Published: 16:15, 14 May 2019
| Updated: 16:22, 14 May 2019
Plans to convert a derelict and abandoned 100 year old hospital into new homes could be delayed by the possible presence of bats.
The news comes after a planning application was made to Folkestone and Hythe District Council (FHDC) to demolish some of the redundant outbuildings and redevelop the Royal Victoria Hospital in Folkestone.
If planning permission is approved, the site, which closed in 2006, will be made into residential use.
But as previous reports from ecologists, made between 2007 and 2012, detected bats roosting at the site, a further study was undertaken this year by Batbox Ltd Surveys on behalf of the site developers Alliance Building Company.
The experts used powerful torches and binoculars to search the site, which included checking inside and out, in basements and in the roof voids.
They were searching for evidence of bats, include droppings, urine stains and 'rub' marks from the oil on the animals' fur.
And while the survey revealed there is 'no fresh evidence of bat use' in the hospital buildings a second, Phase 2, survey has still been recommended.
This is because inspectors found the buildings in such a dilapidated and vandalised state that a proper search could not be carried out.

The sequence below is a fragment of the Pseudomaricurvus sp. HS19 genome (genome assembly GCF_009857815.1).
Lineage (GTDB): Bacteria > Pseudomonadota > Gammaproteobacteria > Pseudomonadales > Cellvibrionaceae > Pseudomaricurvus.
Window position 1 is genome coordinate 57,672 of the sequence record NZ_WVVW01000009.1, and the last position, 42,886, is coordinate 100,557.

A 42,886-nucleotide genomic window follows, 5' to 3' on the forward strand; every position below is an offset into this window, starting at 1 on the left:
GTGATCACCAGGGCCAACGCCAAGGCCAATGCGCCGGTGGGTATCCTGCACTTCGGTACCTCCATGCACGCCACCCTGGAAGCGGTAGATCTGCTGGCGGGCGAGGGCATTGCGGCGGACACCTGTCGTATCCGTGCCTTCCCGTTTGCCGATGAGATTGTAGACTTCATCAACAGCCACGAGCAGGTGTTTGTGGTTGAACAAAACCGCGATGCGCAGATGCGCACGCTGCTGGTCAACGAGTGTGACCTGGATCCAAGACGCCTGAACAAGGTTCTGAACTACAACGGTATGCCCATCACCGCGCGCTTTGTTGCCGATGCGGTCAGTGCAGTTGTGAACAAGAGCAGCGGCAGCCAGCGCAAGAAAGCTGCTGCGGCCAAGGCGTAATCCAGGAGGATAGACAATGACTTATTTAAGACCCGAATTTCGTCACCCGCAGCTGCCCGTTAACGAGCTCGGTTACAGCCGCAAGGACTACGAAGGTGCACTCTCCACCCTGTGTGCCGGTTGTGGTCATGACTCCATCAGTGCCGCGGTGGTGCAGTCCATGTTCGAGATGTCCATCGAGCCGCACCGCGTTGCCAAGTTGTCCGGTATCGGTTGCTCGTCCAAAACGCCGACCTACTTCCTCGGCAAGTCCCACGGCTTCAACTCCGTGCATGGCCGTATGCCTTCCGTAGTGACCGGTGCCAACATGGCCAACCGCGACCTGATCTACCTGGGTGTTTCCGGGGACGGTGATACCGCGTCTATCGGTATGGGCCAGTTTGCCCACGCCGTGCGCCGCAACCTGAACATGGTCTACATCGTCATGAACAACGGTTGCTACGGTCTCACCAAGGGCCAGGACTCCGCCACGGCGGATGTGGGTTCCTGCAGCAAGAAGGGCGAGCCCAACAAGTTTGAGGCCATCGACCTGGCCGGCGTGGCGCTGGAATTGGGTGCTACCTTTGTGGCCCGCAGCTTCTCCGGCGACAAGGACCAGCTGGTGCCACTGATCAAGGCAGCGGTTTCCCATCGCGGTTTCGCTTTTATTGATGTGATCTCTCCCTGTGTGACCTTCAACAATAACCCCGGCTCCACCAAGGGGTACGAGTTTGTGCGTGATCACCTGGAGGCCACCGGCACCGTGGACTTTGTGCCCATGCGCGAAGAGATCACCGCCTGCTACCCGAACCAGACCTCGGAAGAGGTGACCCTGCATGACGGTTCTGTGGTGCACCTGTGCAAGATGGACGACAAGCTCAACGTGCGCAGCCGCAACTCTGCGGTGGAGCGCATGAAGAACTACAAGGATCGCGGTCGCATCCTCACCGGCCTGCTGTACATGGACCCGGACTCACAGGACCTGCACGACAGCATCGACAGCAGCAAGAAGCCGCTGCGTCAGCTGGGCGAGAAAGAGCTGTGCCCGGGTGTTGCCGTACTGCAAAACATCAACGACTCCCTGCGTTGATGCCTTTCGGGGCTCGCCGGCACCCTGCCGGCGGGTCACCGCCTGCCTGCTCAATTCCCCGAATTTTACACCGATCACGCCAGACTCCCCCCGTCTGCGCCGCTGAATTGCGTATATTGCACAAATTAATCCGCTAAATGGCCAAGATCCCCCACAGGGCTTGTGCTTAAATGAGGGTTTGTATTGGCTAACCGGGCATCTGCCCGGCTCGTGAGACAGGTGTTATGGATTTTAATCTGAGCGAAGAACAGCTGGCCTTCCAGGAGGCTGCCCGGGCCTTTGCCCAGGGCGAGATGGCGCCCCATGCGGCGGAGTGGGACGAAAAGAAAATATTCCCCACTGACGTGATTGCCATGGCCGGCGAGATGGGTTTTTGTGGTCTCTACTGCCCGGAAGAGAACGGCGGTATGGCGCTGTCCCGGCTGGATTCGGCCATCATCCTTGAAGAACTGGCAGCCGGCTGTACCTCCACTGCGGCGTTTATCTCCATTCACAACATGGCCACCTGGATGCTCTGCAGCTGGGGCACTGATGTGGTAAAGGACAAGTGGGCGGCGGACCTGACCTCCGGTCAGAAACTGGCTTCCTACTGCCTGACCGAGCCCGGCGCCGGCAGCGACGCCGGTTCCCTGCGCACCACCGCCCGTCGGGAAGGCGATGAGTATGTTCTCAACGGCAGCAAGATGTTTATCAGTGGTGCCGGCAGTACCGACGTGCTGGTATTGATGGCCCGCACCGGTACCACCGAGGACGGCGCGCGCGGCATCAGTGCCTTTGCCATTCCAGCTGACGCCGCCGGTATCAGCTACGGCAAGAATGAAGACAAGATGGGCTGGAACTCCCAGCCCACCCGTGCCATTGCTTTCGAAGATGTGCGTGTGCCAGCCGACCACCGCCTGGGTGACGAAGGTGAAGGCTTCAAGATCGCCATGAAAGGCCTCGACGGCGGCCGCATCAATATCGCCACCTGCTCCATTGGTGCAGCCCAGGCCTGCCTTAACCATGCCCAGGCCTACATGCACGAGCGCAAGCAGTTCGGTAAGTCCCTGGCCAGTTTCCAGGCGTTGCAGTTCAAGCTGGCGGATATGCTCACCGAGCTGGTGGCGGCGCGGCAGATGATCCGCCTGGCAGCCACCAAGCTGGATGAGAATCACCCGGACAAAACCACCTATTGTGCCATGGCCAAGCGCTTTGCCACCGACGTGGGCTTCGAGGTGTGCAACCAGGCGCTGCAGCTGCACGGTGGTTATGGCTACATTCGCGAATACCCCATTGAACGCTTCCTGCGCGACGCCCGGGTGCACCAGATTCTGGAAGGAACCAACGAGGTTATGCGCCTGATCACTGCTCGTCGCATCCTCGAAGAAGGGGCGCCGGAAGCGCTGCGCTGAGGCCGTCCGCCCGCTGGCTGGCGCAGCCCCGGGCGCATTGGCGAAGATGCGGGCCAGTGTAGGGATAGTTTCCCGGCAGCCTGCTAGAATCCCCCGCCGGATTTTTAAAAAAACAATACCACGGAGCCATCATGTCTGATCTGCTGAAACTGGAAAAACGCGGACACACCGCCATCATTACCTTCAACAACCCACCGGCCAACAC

A report from Batbox states: "The extremely hazardous condition of the hospital buildings precluded a thorough search of all areas, as consideration had to be given to the health and safety of the surveyors."
Additionally the inspection took place in February, which is when British bats remain in their hibernation period and therefore only a day time survey was carried out.
The report added: "It remains a possibility that bats are roosting in soffits or roofs of the former roost building and because bats and their roosts are protected by law, some further precautionary survey work should be undertaken.
"It is therefore recommended that a Phase 2 bat survey is carried out as early in bats' active season as possible to ascertain whether bats continue to roost in the buildings. Following that survey, further advice will be given."
Bats are protected by the Wildlife and Countryside Act 1981 because of their specific roosting requirements.
Disturbing the animal, or so much as obstructing a roost, is a criminal offence.
Therefore Natural England must be told of proposed action likely to disturb the animals or their roosts, and if evidence of bats is found a Natural England Bat Mitigation Licence is required.
Previous bat species spotted at the site in 2007 and 2012 include common pipistrelle and serotine bats.
It is not known when the second survey will be completed.
Redevelopment plans for the former hospital site - which opened in 1890 - include retaining and converting the main building, demolishing outer buildings and erecting new homes in other parts of the site.
It is hoped that work could start in the summer, depending on planning permission being granted.
During the bat survey, honey bees were sighted in one of the buildings at the Radnor Park Avenue site.
The report states: "What appeared to be a colony of honey bees was seen flying around an air vent at a high level."
A recommendation was made to seek the advice of bee experts.